By the early 1980s, as later-declassified American government documents show, Iraq had begun deploying mustard gas against Iran, which, in turn, began to develop its own chemical weapons program. Tens of thousands of Iranians likely lost their lives to Iraq’s chemical weapons, which later included nerve agents. Many more Iranians suffer the effects of their exposure to this day.
American documents also show that Iran was likely successful in the limited use of cyanide and mustard gas against the Iraqis by 1987. And in the last year of the war, thousands died in a Kurdish village in Northern Iraq, possibly as a result of being caught in the crossfire of chemical weapons used by both Iraq and Iran.
All for nothing
The parties agreed to abide by a UN-facilitated cease-fire in 1988, though tragically, their respective borders at the end of the war were scarcely different than they had been at the beginning.
Iran and Iraq did not finalize an official peace treaty or resume normalized relations until August 1990. That was the same month that Saddam Hussain ordered his troops to invade Kuwait, drawing the US and the region into the Persian Gulf War that would culminate in the rout of the Iraqis the following February.
Farther along this trajectory came the Iraq War (also known as the Second Persian Gulf War), which began with a quick Anglo-American victory and the trial and death of Hussain in 2003. This conflict, of course, deteriorated into the long slog of the US-led occupation and the bloody Iraqi insurgency that lasted until 2011.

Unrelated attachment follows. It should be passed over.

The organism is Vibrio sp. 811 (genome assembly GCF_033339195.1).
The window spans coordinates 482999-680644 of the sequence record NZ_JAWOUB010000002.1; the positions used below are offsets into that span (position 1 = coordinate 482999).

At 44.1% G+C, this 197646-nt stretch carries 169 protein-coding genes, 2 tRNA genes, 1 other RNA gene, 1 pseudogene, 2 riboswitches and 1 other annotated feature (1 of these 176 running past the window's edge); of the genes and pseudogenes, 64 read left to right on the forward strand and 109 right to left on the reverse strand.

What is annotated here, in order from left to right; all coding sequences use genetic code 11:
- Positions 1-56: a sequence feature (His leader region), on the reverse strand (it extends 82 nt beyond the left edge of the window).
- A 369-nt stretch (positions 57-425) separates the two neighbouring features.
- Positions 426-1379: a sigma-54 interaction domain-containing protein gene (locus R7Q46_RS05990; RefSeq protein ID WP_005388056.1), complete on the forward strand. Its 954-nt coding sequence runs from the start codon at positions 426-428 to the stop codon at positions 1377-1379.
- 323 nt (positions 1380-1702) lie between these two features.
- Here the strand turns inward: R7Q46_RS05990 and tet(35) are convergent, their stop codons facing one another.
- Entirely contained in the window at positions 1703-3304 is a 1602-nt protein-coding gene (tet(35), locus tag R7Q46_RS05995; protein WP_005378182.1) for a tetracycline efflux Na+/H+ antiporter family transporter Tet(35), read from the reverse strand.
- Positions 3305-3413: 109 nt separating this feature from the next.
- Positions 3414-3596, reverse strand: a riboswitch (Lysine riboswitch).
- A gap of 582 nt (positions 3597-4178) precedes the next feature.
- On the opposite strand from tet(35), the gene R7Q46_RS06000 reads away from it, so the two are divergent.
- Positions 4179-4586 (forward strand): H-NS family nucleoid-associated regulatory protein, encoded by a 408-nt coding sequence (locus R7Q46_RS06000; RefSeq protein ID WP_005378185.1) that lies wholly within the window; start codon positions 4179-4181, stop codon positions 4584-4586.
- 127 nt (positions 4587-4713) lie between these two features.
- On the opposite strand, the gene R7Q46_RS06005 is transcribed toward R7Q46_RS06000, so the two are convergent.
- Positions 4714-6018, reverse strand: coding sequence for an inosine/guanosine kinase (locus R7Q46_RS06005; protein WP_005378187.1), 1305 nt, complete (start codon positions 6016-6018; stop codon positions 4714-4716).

Toward the conclusion of the Iran-Iraq war, Hussain unleashed a genocidal campaign against Iraq’s Kurds using chemical weapons, even as Khomeini in Iran tightened his grip on power and stepped up the imprisonment and execution of dissidents, further entrenching his country in the vice of Islamist theocracy.
As a consequence of American actions in the Iran-Iraq war, both those nations came to believe that the US had played them for its own ends.
By the end of the 1980s, Iraq viewed the US as a major threat despite the masses of strategic intelligence the Americans had provided it. To Iranians, the conflict became known as the “Imposed War” because they believed the US was behind it.
The Iranians continue to believe that the Americans were orchestrating events at major points of their conflict with Iraq and that the US was behind the global turn in favor of Iraq. This is easier for Iranians to believe when they correctly remember that the UN did not condemn Iraq’s initiation of the war at the time. Iran’s view of itself as a smaller power threatened by the Americans further helped the ayatollah consolidate his regime’s power over the country after the war’s end.
And that war, with its aftermath of deep mistrust of Western powers, was the formative historical event in the lives of subsequent Iranian leaders, including current president Ebrahim Raisi and religious Supreme Leader Ali Khamenei. As young men, both played notable roles during the war, with Raisi long associated with a line of politically motivated executions in Iran at the war’s end.